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Hydrological Dimensioning and Operation of Reservoirs

Practical Design Concepts and Principles

  • Imre V. Nagy
  • Kofi Asante-Duah
  • Istvan Zsuffa

Part of the Water Science and Technology Library book series (WSTL, volume 39)

Table of contents

  1. Front Matter
    Pages i-xiv
  2. Imre V. Nagy, Kofi Asante-Duah, Istvan Zsuffa
    Pages 1-14
  3. Imre V. Nagy, Kofi Asante-Duah, Istvan Zsuffa
    Pages 15-27
  4. Imre V. Nagy, Kofi Asante-Duah, Istvan Zsuffa
    Pages 61-84
  5. Imre V. Nagy, Kofi Asante-Duah, Istvan Zsuffa
    Pages 85-107
  6. Imre V. Nagy, Kofi Asante-Duah, Istvan Zsuffa
    Pages 109-124
  7. Imre V. Nagy, Kofi Asante-Duah, Istvan Zsuffa
    Pages 169-186
  8. Imre V. Nagy, Kofi Asante-Duah, Istvan Zsuffa
    Pages 187-208
  9. Back Matter
    Pages 209-225

About this book

Introduction

Storage reservoirs represent one of the most effective tools for eliminating, or at least for minimizing, discrepancies in the time and space variations of water resources distribution and requirements. In fact, the different - often contradictory - and increasing demands on water resources utilization and control usually can be fulfilled only by building multi-purpose reservoir systems. In this way, the available water resources can be exploited and/or managed in a more rational way. Typically, the construction of a dam across a river valley causes water to accumulate in a reservoir behind the dam; the volume of water accumulated in the reservoir will depend, in part, on the dimensions of the dam. The size of the dam will normally affect the capital expenditure in a very significant way. Indeed the construction of large water resource control systems - such as dams - generally involves rather huge manpower and material outlays. Consequently, the elaboration of effectual methods of approach that can be used in establishing the optimal reservoir parameters is of great practical significance. For instance, in the design and operation oflarge multi-reservoir systems, simple simulation and/or optimization models that can identify potentially cost­ effective and efficient system design are highly desirable. But it should be recognized that the problem of finding optimal capacities for multi-reservoir systems often becomes computationally complex because of the large number of feasible configurations that usually need to be analyzed.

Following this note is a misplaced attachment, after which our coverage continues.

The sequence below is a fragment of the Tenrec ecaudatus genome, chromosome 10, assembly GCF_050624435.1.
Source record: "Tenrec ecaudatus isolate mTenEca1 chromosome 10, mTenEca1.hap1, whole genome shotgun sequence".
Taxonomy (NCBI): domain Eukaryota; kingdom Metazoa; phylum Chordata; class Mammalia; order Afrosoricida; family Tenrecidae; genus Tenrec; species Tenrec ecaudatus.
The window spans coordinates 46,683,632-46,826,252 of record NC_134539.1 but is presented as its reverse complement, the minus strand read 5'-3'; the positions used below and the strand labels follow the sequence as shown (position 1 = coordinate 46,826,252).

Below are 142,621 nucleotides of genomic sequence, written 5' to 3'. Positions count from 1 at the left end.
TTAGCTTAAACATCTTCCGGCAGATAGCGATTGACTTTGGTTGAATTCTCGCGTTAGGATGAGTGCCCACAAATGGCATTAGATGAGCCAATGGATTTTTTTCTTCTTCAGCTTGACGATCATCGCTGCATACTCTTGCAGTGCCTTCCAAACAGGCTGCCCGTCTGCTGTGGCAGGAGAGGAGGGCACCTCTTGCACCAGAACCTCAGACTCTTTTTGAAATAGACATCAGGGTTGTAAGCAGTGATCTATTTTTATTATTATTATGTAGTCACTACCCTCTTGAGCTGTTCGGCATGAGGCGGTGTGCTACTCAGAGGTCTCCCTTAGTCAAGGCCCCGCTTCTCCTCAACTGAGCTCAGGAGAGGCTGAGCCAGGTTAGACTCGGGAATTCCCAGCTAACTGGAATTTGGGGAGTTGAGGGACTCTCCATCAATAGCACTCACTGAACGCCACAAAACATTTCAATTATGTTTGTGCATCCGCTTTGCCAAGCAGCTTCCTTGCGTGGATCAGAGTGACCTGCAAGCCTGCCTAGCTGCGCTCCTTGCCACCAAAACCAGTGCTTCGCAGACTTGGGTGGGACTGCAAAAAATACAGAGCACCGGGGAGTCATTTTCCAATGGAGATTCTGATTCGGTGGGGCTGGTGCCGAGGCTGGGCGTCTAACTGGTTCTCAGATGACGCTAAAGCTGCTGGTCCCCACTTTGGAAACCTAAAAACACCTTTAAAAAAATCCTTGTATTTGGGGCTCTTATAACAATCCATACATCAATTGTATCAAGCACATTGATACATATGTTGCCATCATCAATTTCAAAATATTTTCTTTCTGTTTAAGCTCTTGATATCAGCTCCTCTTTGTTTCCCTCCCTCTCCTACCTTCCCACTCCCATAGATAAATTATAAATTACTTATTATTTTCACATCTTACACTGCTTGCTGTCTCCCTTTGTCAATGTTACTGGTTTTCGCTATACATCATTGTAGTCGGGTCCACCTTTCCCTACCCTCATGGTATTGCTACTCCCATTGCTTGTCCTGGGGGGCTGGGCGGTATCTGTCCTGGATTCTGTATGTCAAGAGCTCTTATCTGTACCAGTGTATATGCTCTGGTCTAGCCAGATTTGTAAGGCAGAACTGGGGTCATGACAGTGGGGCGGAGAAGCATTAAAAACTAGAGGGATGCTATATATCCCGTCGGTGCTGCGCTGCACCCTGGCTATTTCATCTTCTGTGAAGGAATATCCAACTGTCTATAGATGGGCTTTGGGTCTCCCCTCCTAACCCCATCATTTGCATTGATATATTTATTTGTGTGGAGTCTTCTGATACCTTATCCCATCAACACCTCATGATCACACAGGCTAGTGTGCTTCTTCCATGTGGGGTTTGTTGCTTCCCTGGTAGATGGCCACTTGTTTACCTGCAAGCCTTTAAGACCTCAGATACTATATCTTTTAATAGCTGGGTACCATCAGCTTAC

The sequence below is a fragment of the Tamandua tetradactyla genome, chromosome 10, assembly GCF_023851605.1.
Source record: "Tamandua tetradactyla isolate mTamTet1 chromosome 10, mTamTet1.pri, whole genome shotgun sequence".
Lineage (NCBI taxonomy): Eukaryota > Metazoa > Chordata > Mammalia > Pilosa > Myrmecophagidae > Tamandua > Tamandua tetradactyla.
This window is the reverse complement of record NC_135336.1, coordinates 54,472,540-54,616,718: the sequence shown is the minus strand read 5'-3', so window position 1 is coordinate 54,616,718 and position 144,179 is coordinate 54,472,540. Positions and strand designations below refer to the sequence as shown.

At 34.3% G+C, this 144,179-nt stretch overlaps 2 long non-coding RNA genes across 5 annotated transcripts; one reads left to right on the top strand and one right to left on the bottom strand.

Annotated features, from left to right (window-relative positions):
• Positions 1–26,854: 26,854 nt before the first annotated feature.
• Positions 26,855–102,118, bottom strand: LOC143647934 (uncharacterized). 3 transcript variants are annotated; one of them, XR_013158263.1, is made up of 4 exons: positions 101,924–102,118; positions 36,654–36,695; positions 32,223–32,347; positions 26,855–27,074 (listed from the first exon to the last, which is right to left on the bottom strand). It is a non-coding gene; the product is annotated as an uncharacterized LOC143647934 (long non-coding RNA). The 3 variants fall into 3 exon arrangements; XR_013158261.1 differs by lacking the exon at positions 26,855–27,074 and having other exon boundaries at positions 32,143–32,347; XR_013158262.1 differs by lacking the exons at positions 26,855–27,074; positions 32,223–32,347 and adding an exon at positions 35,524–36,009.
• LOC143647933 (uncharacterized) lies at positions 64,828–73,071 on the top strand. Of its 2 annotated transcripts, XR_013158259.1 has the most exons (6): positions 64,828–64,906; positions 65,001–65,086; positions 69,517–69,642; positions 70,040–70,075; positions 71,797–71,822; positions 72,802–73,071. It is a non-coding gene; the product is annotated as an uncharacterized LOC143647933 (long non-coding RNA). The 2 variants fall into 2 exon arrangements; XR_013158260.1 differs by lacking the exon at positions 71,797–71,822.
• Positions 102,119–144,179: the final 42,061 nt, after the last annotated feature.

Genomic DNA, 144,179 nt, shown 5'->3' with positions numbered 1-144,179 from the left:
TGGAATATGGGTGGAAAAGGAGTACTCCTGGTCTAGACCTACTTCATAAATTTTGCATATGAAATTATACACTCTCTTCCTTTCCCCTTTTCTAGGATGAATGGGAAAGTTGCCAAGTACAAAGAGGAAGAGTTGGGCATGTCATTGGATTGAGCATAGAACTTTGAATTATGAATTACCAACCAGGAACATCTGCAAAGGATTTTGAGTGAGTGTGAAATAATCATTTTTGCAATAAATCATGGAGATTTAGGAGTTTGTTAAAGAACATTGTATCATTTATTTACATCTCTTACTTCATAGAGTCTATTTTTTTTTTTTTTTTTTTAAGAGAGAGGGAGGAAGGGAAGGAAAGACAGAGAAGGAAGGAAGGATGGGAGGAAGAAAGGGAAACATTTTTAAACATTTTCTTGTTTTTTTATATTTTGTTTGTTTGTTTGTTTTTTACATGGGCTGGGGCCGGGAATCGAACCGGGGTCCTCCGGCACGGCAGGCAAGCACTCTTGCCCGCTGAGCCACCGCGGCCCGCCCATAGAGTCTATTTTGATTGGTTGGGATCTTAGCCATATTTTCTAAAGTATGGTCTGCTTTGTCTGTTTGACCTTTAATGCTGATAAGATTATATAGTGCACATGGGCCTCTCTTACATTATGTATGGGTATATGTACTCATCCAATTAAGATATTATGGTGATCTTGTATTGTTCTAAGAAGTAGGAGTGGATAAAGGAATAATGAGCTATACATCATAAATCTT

Keywords

development hydrology water

Authors and affiliations

  • Imre V. Nagy
    • 1
  • Kofi Asante-Duah
    • 2
  • Istvan Zsuffa
    • 3
  1. 1.Budapest Technical University & Committee for Water Resources DevelopmentHungarian Academy of SciencesHungary
  2. 2.Environment DivisionAnteon CorporationSan DiegoUSA
  3. 3.Department for Hydrology and Water ManagementBudapest Technical UniversityHungary

Bibliographic information

  • DOI https://doi.org/10.1007/978-94-015-9894-1
  • Copyright Information Springer Science+Business Media B.V. 2002
  • Publisher Name Springer, Dordrecht
  • eBook Packages Springer Book Archive
  • Print ISBN 978-90-481-5942-0
  • Online ISBN 978-94-015-9894-1
  • Series Print ISSN 0921-092X
  • Buy this book on publisher's site